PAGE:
Share on other sites
I would certainly want them to qualify the £25 per day storage. That is nothing more than a rip-off penalty.

 

Not to forget its not just any old storage but it has to be stored in an insured and secure environment which is fence off and the car secured with an immobilization device. The site will also normal have a manned 24 security post. Even under these circumstances, we see debtors trying to sneak in and steal cars back. It's not as simple as dumping the car on a spare bit of land and waiting for auction.

Share this post


Link to post
Share on other sites

It just seems insane for anyone to want to apply for an injunction in one of these cases and to be honest I am surprised that any judge would even entertain an action when there is already a remedy available in the CPR.

 

Injunctions are last resort remedies and courts will generally go with other remedies if they are available before they issue one.

 

Then there is the matter of costs, injunctions are not cheap, and I cannot imagine a judge awarding costs from the other side when someone sought an injunction when other free options were available.


DO NOT PAY UPFRONT FEES TO COLD CALLERS PROMISING TO WRITE OFF YOUR DEBTS

DO NOT PAY UPFRONT FEES FOR COSTLY TELEPHONE CONSULTATIONS WITH SO CALLED "EXPERTS" THEY INVARIABLY ARE NOTHING OF THE SORT

BEWARE OF QUICK FIX DEBT SOLUTIONS, IF IT LOOKS LIKE IT IS TO GOOD TO BE TRUE IT INVARIABLY IS

Share this post


Link to post
Share on other sites
As mentioned above, the correct procedure should be to make an initial 'informal' claim by letter to the enforcement company outlining the reason why the debtor considers that their vehicle should be 'exempt' and provide evidence. This evidence could be a copy of the finance agreement or supporting documentation outlining the reason why the vehicle is considered 'necessary' to the debtors self employments etc.

 

Yesterday I heard from two debtors who had wrongly been advised to issue injunctions and in both cases the court were extremely annoyed at the way in which the cases had been dealt with.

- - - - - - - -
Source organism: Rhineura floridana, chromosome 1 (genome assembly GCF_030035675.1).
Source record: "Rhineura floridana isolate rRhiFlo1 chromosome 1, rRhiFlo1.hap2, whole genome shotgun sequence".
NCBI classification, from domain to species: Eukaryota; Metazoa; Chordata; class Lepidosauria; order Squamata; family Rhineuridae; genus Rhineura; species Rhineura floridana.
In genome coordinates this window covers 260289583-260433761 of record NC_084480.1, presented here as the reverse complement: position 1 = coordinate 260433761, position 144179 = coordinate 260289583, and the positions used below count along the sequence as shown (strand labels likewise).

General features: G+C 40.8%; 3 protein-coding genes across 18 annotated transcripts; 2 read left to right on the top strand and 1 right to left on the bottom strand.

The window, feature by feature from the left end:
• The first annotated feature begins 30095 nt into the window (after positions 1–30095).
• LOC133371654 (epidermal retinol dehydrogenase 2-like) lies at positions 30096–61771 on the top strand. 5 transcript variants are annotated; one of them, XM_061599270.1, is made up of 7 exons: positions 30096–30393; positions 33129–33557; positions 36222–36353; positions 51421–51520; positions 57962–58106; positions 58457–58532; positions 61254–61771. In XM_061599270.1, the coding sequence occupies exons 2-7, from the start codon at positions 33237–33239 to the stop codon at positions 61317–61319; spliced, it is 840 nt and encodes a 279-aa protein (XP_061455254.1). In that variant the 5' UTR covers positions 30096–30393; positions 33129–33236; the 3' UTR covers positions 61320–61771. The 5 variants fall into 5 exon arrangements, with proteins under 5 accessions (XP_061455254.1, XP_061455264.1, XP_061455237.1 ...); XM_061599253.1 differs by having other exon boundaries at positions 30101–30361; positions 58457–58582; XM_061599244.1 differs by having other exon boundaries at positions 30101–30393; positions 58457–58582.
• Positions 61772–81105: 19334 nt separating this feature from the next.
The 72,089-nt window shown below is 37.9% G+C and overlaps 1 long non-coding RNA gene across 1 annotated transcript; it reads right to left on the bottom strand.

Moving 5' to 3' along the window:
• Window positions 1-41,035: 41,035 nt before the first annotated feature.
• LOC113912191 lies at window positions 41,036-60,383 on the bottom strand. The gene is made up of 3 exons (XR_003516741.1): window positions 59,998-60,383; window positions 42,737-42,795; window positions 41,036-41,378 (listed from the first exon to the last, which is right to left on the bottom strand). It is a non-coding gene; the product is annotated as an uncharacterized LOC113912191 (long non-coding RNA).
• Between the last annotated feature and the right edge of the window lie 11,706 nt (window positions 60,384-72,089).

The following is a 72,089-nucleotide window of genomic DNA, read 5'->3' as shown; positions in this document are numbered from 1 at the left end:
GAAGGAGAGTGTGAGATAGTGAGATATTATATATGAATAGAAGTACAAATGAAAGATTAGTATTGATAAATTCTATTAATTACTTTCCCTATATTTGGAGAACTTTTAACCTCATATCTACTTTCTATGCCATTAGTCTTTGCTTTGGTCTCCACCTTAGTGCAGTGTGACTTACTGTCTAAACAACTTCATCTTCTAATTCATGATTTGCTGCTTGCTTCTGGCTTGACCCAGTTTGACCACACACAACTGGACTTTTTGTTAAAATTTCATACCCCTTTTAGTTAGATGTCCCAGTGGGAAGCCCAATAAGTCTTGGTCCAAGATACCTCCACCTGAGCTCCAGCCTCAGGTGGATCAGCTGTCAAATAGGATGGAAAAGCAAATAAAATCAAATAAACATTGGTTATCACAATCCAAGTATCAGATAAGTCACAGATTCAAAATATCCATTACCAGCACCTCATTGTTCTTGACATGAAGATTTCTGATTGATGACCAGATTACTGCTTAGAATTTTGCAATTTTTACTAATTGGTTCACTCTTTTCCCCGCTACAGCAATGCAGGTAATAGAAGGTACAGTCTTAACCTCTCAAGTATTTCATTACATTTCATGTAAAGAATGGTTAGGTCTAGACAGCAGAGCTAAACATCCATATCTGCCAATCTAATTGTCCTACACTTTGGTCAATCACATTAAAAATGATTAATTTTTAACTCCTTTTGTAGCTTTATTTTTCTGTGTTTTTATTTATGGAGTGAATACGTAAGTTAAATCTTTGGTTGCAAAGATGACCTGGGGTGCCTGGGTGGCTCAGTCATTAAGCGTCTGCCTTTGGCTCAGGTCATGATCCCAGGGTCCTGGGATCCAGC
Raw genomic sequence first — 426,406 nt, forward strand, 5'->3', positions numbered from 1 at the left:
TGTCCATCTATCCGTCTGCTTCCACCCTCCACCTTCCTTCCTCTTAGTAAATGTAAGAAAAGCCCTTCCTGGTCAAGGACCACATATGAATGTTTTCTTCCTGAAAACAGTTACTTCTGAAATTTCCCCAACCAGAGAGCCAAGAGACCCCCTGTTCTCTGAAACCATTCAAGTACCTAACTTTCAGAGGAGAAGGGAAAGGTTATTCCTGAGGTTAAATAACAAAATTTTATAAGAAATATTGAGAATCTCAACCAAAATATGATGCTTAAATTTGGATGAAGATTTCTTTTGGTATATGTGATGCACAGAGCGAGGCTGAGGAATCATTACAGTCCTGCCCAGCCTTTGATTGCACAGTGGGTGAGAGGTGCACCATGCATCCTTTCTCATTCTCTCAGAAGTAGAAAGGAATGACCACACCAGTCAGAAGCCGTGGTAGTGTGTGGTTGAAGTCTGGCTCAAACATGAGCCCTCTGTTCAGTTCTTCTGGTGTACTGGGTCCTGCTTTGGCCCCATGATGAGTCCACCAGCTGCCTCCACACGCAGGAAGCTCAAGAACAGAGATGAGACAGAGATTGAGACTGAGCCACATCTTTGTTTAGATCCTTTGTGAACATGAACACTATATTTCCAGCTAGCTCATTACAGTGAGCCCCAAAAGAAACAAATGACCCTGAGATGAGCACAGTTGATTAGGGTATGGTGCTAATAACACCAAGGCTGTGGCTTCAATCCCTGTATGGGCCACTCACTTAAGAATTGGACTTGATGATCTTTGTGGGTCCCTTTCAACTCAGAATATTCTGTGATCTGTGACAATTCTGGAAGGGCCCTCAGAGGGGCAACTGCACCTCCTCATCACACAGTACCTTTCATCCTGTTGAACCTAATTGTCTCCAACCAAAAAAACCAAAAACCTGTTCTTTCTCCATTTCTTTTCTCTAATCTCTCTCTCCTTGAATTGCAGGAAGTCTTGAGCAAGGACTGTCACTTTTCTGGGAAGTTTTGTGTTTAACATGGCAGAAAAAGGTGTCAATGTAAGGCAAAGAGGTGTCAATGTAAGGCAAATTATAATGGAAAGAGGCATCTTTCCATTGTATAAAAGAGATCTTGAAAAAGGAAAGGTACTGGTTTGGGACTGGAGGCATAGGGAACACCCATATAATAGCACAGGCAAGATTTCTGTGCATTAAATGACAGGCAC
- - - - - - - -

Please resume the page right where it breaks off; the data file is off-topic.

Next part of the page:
Case number one

 

The debtor used her car to drive to work. The car was worth approx £4,500 and she had 5 unpaid parking tickets. Her car was clamped, notices given and as she could not pay her car was taken. She paid £395 in total for an injunction and in court the judge was very harsh indeed and advised her that she had made the wrong application and that the correct procedure was under CPR 85.8. and he read her the opening sentence from CPR 85.8 which states:

"A debtor making a claim to exempt goods
must
, as soon as practicable and in any event within 7 days of the removal of the goods, give notice in writing of the claim to exempt goods"

The Judge advised her that as she failed to give the local authority an opportunity to address her claim using CPR 85 that she would not be able to reclaim her courts costs. He ordered that the case be transferred to her local court under CPR 85. The judge also stated that she should reconsider her position very carefully as a vehicle that is used for work cannot normally be considered exempt as otherwise everyone in paid or self employment would claim exemption. Her car will now remain at the sale location awaiting a further court date and directions.

 

Case number two.

 

Once again this debtor issued an injunction. He has a small self employed building company. He has two vehicles and a car that he and his wife drive. One of the vehicles was clamped and eventually removed. He paid for an injunction. In court on Monday the judge questioned him as to why he had not used CPR 85 as expensive court time should not be taken up with such matters and that injunctions should be reserved for very important emergency applications. He allowed the injunction (to stop his vehicle being sold) and listed the case to be heard at the next available open date.

 

He too advised the debtor that he should consider his position very carefully given that he has two vehicles that he uses in his self employment and furthermore, that the vehicle that has been taken is valued at approx £3,600 and that under the new regs vehicles may only be considered 'exempt' if the aggregate amount is under £1,350. The Judge agreed to the injunction (to stop his van being sold) but ordered that the vehicle remain with the bailiff company and if he loses his case when it eventually goes to a full hearing he will also be liable for daily storage fees of £25 per day.

 

In reply to a number of messages that I have received, I would like to confirm that in both of the above cases the courts have ordered that the vehicles in question must not be returned to the litigants but should remain at the sale location pending a full hearing at a later stage. Once I receive details of the dates for the court hearings I can update this thread further.

Share this post


Link to post
Share on other sites

I fear that people are being economical with the truth. A MF may act on behalf of the LiP if they have been granted a right of audience which from my research on google is nearly always given. As for fees, a quote from the same document regarding fees where a right of audience has been given

 

30) Fees said to be incurred by MFs for exercising a right of audience

following the grant of such a right by the court are in principle recoverable

from the litigant on whose behalf the right is exercised. Such fees are also

recoverable, in principle, from the opposing party as a recoverable

disbursement: CPR 48.6(2) and 48(6)(3)(ii).